Introduction to Japanese cuisine

I. How to eat sushi?
For the Japanese, cooking sushi, sashimi and rolls with their bare hands is just as normal as eating them with their hands without sticks.

The sushi chef must feel the correct temperature of the rice. The rice should be warm, airy and properly seasoned. This rice, when soaked in soy sauce, quickly falls apart. Therefore, the Japanese never overdo it with soy sauce, adding it just a little bit in the gravy boat, covering the sauce only the bottom. The most common mistake of foodies outside of Japan in the process of tasting rolls and sushi is an excessive passion for soy sauce, which sometimes drowns out the main taste of fresh fish.

How to dip sushi/rolls in soy sauce?

1) fish in sauce (not rice). When we dip airy rice in soy sauce, it almost always falls apart, which is absolutely natural, so the Japanese dip the top part of the sushi in the sauce, only slightly touching the sauce;

2) use ginger by dipping it in soy sauce and then dipping the fish with ginger. This method will be recommended to you if you visit one of the most authentic sushi bars in Tokyo, which is run by Jiro Ono in his 90 years. Despite its location on the Tokyo subway, this bar has as many as 3 Michelin stars.

Too much ginger kills the taste of fish. Use a small amount to refresh your taste buds between meals. No need to put ginger or wasabi on a roll or sushi, thus you do not give yourself a chance to taste the product itself.

II. More doesn't mean better.
"The bigger the roll is the tastier" — the Japanese would never understand this philosophy. After all, sushi is a delicacy, and the farther from the sea you eat fresh fish, the more expensive this delicacy is. Sushi and rolls should be the size of a single bite, and rice should fall apart in your mouth. The roll should be small and neat, not huge from the amount of rice in it. Sushi and rolls can not be a way to save money, otherwise you either do not eat fish, or its quality suffers. Adaptations on the theme of rolls and sushi are very popular both in America and in Russia, often guests appreciate the rolls for their huge size and a quick sense of saturation after large lumps of rice, but such interpretations have no connection with real Japanese cuisine, where simplicity and minimalism are the main principles. Therefore, Japanese cuisine is a light meal consisting more of protein and fat than carbohydrates.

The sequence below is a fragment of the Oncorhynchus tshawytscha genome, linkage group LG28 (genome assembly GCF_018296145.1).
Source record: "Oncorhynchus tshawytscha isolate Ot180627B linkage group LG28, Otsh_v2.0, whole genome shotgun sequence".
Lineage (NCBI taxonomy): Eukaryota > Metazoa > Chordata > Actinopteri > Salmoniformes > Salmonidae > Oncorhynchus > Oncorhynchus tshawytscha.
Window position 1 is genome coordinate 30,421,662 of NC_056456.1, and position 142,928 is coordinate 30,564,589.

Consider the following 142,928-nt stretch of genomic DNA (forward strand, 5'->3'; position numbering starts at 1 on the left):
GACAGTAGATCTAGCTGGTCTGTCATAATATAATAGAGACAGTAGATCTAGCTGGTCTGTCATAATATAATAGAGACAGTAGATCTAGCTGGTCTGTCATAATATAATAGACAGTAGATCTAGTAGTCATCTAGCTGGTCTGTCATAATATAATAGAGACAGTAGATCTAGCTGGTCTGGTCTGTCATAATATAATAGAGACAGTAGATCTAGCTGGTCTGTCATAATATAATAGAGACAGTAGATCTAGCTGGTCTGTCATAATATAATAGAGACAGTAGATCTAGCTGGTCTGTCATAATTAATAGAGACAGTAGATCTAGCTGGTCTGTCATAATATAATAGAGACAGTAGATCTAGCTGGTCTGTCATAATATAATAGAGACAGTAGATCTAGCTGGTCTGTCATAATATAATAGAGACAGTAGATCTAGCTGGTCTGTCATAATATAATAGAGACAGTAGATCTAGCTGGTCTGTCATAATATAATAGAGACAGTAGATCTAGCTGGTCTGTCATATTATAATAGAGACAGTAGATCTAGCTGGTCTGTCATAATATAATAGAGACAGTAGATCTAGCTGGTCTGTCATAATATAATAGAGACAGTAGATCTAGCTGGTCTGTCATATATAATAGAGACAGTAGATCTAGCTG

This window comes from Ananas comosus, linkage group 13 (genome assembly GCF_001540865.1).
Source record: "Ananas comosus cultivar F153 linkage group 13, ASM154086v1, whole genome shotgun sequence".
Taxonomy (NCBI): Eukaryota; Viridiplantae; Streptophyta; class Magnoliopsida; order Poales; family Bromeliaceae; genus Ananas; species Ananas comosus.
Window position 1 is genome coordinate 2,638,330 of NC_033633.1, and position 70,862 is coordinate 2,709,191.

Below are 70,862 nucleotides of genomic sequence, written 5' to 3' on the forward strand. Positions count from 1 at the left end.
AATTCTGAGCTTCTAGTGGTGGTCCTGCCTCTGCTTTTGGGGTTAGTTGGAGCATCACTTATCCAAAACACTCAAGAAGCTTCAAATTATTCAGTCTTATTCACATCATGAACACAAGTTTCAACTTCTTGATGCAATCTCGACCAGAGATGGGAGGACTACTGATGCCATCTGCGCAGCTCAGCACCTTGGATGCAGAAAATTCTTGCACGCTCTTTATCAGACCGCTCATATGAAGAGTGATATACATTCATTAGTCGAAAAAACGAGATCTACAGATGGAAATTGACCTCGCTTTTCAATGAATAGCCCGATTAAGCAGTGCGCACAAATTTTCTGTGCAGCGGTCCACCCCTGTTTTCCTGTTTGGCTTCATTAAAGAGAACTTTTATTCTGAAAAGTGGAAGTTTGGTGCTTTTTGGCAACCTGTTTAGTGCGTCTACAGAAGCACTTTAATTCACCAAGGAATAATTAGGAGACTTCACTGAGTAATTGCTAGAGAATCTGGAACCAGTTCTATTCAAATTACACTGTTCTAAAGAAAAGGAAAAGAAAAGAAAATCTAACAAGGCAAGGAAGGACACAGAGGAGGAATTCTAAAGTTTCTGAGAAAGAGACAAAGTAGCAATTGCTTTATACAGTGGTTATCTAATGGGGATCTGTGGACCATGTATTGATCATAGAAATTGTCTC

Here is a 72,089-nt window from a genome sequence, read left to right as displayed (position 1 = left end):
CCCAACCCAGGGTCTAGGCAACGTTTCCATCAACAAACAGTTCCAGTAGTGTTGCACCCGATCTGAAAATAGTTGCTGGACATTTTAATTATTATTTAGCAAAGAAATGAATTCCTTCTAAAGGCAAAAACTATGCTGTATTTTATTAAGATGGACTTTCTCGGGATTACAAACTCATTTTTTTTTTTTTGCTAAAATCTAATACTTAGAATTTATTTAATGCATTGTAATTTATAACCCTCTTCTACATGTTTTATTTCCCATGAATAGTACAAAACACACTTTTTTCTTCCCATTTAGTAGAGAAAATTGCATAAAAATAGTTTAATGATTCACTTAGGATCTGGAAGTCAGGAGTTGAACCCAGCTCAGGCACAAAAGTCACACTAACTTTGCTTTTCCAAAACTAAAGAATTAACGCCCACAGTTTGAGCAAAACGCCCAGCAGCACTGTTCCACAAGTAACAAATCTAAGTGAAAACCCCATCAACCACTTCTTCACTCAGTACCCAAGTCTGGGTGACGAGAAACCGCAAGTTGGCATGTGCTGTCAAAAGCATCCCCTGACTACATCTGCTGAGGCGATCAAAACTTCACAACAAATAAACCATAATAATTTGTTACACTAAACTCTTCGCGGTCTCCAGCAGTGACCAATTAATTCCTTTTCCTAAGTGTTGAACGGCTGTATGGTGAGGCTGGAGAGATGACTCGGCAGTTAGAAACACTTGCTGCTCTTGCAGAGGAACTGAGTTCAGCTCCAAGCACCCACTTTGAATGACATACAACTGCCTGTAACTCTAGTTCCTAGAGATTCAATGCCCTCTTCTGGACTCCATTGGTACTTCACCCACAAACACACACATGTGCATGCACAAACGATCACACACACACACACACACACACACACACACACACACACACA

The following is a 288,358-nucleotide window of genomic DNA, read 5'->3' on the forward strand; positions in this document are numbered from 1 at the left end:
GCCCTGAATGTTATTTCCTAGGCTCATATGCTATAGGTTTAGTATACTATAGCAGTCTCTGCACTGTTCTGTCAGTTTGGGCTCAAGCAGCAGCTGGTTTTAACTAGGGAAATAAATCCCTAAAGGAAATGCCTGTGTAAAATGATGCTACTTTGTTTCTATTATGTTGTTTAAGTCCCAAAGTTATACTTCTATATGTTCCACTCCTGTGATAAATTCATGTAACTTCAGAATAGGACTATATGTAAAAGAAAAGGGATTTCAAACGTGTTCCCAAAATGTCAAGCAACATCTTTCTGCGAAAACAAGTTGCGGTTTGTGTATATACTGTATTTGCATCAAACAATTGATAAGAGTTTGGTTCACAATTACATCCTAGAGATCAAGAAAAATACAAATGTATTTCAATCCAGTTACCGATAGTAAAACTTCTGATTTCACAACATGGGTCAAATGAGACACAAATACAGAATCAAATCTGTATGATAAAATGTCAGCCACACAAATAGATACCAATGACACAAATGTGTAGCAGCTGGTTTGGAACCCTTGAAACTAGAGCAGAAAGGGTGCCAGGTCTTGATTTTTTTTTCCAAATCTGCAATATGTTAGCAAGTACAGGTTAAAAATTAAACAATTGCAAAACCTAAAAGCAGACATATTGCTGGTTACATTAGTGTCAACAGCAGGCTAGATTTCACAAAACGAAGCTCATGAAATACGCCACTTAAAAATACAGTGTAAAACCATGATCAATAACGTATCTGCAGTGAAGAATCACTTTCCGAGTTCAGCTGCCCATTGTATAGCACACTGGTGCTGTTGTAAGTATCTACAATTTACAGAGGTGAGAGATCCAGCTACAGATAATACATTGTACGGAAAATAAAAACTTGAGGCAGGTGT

III. Don't let sushi for a long time coming.
There is nothing more delicious than a piece of fresh roll just made for you. If you order rolls and sushi at the table, it is better to order them in different courses. First, some sushi, then the rolls. If you place an order for delivery, it is better to order immediately by the time of lunch or dinner. When you store the rolls in the refrigerator, the rice changes its temperature, becomes cold, loses its airiness and gets wet.